And then there was Jane. The wind caught her long brown hair and carried it high enough to reveal the beauty of her face. He wanted her more than air to breath. He thought about her a lot in the shower and just before he went to bed at night, normally concentrating on the memory of when Kayleigh dropped ice cream cone down her back one day on the soccer field in campus, making her jump up and her right tit popped out of her skimpy top. That memory had been called upon numerous times when he was alone, and it never seemed to lose its appeal.

    Micheal smiled at all three of them, but focused the longest on Jane, before turning to Colin and saying; ‘You’re about to see something really special.’ And with that, he leapt into the water.

    It was one of those random suggestions that you think at the time is really stupid, but for some reason everyone else seems to think will be an awesome way to spend a Sunday afternoon. It was Michael’s idea, of course. Only he would have the lack of common sense needed to even contemplate something so half-baked. But everyone else was up for it. Really up for it. So it was up to shit-scared-of-everything little Mickey to put his money where his mouth was and drive everyone up towards Lake Aparen, about 40 or 50 miles north of Vancouver, in a region of Mount Seymour Provincial Park that almost nobody had been before. It took about two and a half hours, including the lunch stop, where Markus, uncharacteristically for him, lead the conversation. He explained an entire episode of ‘CSI: Miami’. A whole episode. A bacon double cheeseburger had never felt so long to eat.

  4. #4
    One Thousand Member Matt's Avatar
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    @Clock - Oh, I see. I can assign importance to events by giving them their own paragraphs. Actually, that's really obvious, but the film analogy is good. In truth, I'm not really planning on writing that story yet, as I have a much bigger project going, but your critique really helps with said project.

    @HoS - That's an excellent quote, and yes, very true. Like you said, opening with description of the time and place is a mistake, because honestly, who cares? Is the exact time and place important enough to deserve its own paragraph, or even sentence? Again, like you said, weaving it in with Ivy's experiences would make for a much stronger narrative.

    HoS, about 90% of what I was going to critique your story about was personal preference, and that eliminated, this is a fairly strong start to a story. The infodump at the end threw me off, but you warned me of that in advance.

    This edges on personal preference, but you've got quite a bit of character background infodumps. For example:

    They’d been best buddies since grade school. Neither was particularly smart or funny or popular all the way through high school, but when they both got accepted into the University of British Colombia; Michael became Colin’s whipping boy. It wasn’t so much bullying, as such, but Colin would always put Michael down to make himself look better, normally in front of girls or the ‘cool kids’. Today being only one example. Colin knew Michael really liked Jane, naturally, most guys would. She looked like Jasmine Bleeth in her prime in the first series of Baywatch. She wasn’t pretty, she was beautiful. Naturally beautiful too, none of this two hundred tons of make up and a bad UV sun tan stuff. She was the real deal. Also, she was a really nice person too, funny and smart, but she was only human and having Colin ridicule and embarrass him like this was only going to compound the notion in her mind that he was indeed a loser. Which he was, he’d admit that openly. But not to Jane, he wanted Jane to think he was more than he was. Michael knew what he was about to do was stupid, dangerous, damned near suicidal, but he needed to do this. A guy does strange things when he’s trying to impress a girl.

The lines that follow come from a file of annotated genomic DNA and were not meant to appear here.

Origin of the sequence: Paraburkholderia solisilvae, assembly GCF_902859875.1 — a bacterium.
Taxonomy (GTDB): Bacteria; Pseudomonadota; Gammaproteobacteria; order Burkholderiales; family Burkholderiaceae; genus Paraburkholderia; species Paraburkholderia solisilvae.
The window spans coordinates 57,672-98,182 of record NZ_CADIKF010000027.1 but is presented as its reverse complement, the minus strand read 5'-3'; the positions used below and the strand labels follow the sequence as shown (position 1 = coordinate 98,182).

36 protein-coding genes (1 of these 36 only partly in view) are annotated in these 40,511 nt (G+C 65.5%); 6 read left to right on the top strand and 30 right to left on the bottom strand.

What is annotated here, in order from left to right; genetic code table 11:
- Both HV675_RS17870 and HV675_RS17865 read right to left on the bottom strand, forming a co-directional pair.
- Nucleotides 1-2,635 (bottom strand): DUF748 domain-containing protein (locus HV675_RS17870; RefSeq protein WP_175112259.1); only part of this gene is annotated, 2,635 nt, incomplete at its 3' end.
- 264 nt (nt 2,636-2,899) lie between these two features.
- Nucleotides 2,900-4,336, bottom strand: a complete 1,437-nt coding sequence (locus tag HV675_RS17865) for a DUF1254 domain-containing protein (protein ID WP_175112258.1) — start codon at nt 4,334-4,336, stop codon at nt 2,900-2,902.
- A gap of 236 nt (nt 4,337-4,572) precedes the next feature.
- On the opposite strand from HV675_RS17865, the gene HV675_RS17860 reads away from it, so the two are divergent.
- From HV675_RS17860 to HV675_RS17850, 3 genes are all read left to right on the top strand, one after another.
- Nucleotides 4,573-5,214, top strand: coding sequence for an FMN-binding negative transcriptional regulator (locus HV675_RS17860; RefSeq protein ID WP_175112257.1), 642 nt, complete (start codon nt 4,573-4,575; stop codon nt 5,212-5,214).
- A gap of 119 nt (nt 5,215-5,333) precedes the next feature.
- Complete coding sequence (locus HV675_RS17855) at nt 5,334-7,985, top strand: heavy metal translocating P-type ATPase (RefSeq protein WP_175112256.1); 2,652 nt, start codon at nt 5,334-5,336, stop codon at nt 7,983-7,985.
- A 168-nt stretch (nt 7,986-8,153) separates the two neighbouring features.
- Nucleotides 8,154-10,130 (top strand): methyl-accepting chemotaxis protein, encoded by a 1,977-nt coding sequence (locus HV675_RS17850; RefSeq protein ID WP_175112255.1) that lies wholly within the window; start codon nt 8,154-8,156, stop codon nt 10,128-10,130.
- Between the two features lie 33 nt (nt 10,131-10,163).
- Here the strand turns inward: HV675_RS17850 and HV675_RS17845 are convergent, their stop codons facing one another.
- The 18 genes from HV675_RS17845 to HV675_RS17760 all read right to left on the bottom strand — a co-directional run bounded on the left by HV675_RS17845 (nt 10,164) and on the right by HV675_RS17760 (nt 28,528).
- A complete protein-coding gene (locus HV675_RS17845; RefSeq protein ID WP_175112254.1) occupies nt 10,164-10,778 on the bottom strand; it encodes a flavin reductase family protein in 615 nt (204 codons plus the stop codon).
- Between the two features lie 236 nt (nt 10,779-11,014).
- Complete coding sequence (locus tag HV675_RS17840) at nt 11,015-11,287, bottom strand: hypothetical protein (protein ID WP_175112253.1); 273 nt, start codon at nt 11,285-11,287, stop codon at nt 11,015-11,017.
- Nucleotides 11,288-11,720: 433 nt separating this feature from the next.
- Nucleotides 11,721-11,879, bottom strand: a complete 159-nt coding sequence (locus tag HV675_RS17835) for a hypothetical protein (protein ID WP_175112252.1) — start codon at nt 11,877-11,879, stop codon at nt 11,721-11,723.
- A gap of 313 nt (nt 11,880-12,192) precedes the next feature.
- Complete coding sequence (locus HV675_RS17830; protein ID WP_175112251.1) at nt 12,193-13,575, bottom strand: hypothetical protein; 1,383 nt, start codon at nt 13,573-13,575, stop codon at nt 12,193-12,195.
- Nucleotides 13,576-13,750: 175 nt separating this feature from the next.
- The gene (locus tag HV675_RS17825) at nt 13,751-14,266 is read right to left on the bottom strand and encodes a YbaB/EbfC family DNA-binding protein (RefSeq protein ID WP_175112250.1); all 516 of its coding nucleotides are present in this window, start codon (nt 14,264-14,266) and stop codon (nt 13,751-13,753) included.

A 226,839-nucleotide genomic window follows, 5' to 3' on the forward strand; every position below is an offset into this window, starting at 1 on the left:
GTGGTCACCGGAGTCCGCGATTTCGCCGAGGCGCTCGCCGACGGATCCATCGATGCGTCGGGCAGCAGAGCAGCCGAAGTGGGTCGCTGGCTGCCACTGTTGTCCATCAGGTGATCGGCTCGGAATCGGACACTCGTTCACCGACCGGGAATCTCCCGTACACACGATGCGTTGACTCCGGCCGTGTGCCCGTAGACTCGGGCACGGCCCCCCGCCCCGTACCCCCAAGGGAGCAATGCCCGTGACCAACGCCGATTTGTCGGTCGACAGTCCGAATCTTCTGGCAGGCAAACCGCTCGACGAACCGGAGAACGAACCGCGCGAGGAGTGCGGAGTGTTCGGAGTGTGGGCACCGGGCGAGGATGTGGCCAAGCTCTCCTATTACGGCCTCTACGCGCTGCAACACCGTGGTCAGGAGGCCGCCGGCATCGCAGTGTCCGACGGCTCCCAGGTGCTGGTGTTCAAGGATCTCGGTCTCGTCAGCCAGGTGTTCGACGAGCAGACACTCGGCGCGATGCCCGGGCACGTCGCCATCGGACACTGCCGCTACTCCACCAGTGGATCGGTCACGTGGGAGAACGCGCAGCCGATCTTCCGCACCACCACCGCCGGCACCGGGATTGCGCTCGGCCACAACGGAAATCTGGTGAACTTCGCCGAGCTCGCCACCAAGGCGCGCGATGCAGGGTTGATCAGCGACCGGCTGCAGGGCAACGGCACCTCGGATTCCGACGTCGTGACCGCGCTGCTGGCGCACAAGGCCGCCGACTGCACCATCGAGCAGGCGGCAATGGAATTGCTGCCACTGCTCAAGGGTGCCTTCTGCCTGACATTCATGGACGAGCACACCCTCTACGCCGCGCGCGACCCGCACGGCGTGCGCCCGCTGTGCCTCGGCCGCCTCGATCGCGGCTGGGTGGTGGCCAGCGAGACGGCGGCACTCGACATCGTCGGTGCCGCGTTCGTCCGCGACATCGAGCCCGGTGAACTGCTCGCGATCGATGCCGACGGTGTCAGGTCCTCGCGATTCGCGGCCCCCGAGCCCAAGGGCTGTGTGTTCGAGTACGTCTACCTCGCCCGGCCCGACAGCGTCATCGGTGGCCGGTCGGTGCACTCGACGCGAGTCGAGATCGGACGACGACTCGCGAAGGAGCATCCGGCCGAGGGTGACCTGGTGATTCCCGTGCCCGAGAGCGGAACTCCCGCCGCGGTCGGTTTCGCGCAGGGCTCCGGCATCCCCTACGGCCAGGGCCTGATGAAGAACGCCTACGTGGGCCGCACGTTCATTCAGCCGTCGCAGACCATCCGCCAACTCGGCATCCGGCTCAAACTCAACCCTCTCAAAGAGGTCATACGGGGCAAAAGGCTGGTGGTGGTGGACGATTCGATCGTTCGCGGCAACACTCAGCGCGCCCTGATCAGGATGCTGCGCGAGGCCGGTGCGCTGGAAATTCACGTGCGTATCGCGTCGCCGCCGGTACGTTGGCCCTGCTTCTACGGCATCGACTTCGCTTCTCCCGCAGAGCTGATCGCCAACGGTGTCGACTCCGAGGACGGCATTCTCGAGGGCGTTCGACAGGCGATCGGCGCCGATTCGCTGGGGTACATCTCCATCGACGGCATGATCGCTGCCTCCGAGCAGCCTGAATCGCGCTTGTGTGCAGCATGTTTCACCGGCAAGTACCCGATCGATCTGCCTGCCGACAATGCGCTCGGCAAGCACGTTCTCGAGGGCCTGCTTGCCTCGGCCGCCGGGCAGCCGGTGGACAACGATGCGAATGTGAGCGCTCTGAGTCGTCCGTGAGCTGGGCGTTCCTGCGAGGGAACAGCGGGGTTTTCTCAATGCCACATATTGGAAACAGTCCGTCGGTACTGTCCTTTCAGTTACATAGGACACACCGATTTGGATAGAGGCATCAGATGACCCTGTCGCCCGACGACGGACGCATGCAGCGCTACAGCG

Couldn't that entire paragraph, like the setting description, be spread around in the characters' actions, words, and behaviors?

    "You're just as much of a pussy as you were in grade school," Colin said, spitting out every other word like the insults they were. The others chuckled awkwardly, staring lasers into Michael's bare back as he, in turn, stared down at the waves taunting him below. He didn't give a shit about any of them but Jane. He loved hearing her laugh, but much preferred she be laughing with him. Not at him.

    "Fine," he said, swiveling around to face Colin and the others, letting his eyes linger on Jane's. "I'm gonna do it."

    "You're gonna do what?"

    "You heard me. Or are you deaf and a prick?"
    Something kinda like that. Only much better than my example, of course. And I do perceive the directness of the description and dialogue as a part of your style, and am still a bit hesitant to mention all this.

    This:

    Colin knew Michael really liked Jane, naturally, most guys would. She looked like Jasmine Bleeth in her prime in the first series of Baywatch. She wasn’t pretty, she was beautiful. Naturally beautiful too, none of this two hundred tons of make up and a bad UV sun tan stuff. She was the real deal. Also, she was a really nice person too, funny and smart, but she was only human and having Colin ridicule and embarrass him like this was only going to compound the notion in her mind that he was indeed a loser.
    1. It's generally discouraged to describe a character's appearance by drawing parallels between them and somebody famous, especially when you draw a parallel to a show your target audience (college, judging by the age and behavior of the characters?) probably isn't old enough to have seen.
    2. This could change depending on where you go with the story, but I've always noticed when a character describes his crush's appearance first. This is a really small, possibly stylistic thing. That said, you know how the camera panning from a woman's feet to her face, in cinema, actually portrays that her face doesn't matter as much as what's being shown first? It's the same principle here. It feels like Michael tacked on Jane's internal aspects after lusting after her and is currently trying to pass that off as love. Now, this isn't good or bad inherently. It's just a little thing I noticed, and what you do with it is entirely up to you.
    Last edited by Matt; 06-14-2012 at 01:35 PM.